The first major lesson from the East Asian crisis is to reform, restructure, and democratise the IMF. There are other lessons to be learnt, some of which are -- not to follow IMF prescriptions, to keep all developing economies oriented to produce for domestic demands within an appropriate set of macro-economic policies, the governments of developing countries should invest in foreign markets to increase their foreign reserves, lock hedge funds in the currency and stock markets for a period of five years, after which they may be withdrawn in tranches, and restrict hedge funds to B-class shares on the stock market. Governments need to be more active in their interventions in managing their exchange rate regimes. Developing countries need to create an exchange rate regime to suit their own needs. There also need to be the creation of regional monetary unions, greater use of barter and contra-trade, and developing countries need to exploit the "tax overhang" in developed countries to their own advantage.



International - Yugoslavia

NATO's criminal bombing

For over two months NATO war-planes and missiles have been bombarding Yugoslavia. Thousands of civilians have been killed, many of them children, and thousands more civilians have been injured. A passenger train was hit in the Grdelica Gorge, a refugee convoy was bombed, a bus on a bridge was decimated, Serbian television journalists have been deliberately targeted, and the Chinese Embassy in Belgrade was gutted in a missile attack.

The US-led NATO attacks have deliberately disrupted health services, water supplies, and food production. Housing, hospitals, schools, historic monuments, churches, and works of art have been destroyed. Yugoslavia is being bombed back into the stone age.

These attacks are in gross violation of the Geneva Protocols on the conduct of war. The NATO war has also deliberately by-passed the United Nations and the UN Security Council, in flagrant violation of international law. The SACP has joined with President Mandela, the South African government, and progressive forces world-wide in condemning this terror bombing.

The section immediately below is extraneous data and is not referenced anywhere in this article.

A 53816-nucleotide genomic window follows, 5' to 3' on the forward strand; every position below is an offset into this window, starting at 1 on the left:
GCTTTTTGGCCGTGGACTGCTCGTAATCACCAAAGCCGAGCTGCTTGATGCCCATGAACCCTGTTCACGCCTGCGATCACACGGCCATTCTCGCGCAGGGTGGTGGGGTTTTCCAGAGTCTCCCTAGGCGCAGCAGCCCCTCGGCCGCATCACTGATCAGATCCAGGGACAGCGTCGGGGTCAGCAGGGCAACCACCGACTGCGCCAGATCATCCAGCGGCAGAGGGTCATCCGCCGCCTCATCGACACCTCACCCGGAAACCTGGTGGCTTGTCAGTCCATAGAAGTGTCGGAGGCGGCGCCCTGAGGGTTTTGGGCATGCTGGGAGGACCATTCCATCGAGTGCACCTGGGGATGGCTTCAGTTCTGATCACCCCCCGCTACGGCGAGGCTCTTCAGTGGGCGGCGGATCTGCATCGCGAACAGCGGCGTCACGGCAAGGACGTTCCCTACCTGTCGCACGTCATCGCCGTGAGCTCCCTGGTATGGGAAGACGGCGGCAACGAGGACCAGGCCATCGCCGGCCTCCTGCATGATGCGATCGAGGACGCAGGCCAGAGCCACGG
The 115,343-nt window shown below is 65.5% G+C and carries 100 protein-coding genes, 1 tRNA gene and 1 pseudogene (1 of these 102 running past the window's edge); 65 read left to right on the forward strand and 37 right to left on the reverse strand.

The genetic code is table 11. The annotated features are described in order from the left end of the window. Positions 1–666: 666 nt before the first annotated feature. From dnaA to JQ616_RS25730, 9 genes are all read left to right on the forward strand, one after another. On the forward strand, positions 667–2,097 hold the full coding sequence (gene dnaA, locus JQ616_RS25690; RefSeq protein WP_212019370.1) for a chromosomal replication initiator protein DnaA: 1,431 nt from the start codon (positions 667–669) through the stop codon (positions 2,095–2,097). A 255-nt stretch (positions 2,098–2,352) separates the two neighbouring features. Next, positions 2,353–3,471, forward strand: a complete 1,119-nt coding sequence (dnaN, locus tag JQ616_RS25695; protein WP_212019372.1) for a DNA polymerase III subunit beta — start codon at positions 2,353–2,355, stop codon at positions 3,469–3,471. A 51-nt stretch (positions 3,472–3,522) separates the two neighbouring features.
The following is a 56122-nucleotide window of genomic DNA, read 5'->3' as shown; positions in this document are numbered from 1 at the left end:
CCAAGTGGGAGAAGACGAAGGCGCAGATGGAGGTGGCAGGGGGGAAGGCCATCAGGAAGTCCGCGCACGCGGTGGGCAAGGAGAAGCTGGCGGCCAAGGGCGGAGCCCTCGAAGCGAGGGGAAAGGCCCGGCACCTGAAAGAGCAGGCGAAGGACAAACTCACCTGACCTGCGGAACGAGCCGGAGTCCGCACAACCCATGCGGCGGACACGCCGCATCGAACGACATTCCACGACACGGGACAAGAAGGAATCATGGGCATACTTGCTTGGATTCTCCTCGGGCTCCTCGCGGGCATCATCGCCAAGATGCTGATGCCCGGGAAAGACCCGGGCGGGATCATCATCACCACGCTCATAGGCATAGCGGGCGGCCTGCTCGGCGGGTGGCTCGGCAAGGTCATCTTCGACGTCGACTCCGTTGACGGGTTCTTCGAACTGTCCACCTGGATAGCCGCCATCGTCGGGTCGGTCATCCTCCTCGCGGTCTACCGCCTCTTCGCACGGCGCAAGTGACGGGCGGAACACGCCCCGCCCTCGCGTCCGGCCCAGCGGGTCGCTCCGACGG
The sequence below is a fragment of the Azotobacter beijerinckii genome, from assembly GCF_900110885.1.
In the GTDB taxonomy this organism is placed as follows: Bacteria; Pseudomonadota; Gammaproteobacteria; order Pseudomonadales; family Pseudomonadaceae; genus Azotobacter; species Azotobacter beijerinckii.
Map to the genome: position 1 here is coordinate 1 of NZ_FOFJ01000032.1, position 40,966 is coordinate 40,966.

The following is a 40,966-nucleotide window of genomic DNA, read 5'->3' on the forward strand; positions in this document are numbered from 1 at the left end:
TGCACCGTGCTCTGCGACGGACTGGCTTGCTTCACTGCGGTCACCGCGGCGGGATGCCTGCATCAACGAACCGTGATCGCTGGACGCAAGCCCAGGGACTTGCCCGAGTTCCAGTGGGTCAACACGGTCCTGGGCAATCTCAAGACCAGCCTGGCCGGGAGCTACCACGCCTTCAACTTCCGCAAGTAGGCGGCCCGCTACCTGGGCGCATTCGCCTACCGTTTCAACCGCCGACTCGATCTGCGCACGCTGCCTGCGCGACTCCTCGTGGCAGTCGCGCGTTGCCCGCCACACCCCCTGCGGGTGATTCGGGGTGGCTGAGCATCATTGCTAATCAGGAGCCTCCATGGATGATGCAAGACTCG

Condemning NATO bombing does not mean uncritical support for Yugoslav president, Slobodan Milosevic. Indeed, the SACP and many progressive forces world-wide, including within Yugoslavia itself, have consistently condemned the ethnic politics of Milosevic, and others in the former Yugoslavia. It was precisely NATO powers like the US and Germany that, in 1991-92, fanned the flames of ethnic separatism in the Balkan region, in order to dismantle a once relatively viable (and peaceful) socialist society. For 45 years after World War II, the many nationalities that made up Yugoslavia lived together in peace. In the civil and ethnicised wars that followed the break-up of Yugoslavia, there was much bloodshed and human rights violations on all sides. The biggest single act of "ethnic cleansing" in the mid-1990s was the forced removal of 600,000 Serbs from the Krajina region of Croatia (a former Yugoslav republic) by the US-trained and armed Croatian military in 1995. Some 55,000 of these displaced Serbs were resettled in Kosovo, and are now once more among the hundreds of thousands of people displaced by the NATO bombing and conflict in Kosovo.

The criminal NATO bombings do not excuse the politics of Milosevic. The SACP is deeply concerned about the plight of Albanian Kosovars, and about all the peoples of former Yugoslavia. However, rather than surgically ending "ethnic cleansing" policies in Kosovo, the NATO bombing has triggered one of the largest flows of refugees in the region. Another precipitating factor has been the support given by the US to the so-called Kosovo Liberation Army (KLA) - a terrorist, right-wing secessionist movement, funded in part, (as evidence is increasingly showing) by a drugs trade channeled through Albania and Kosovo.

Opion manipulation

There is growing public opposition and outrage at the NATO bombing in Western Europe and the United States. But this opposition has to assert itself in the teeth of considerable media disinformation.

For instance, President Mandela's condemnation of the bombing both here in South Africa, and during his May visit to Russia, Eastern Europe and China, was not covered by CNN or the BBC.

The major Western broadcasters, and politicians like UK prime minister Tony Blair claim that polls show that NATO actions enjoy "overwhelming public support". But the questions that the pollsters ask are completely slanted. They ask questions like "Do you support Milosevic's policies?" "Do you support action taken against ethnic cleansing?" The idea that bombing is the only possible way of expressing concern at the plight Albanian Kosovars is deliberately and misleadingly cultivated.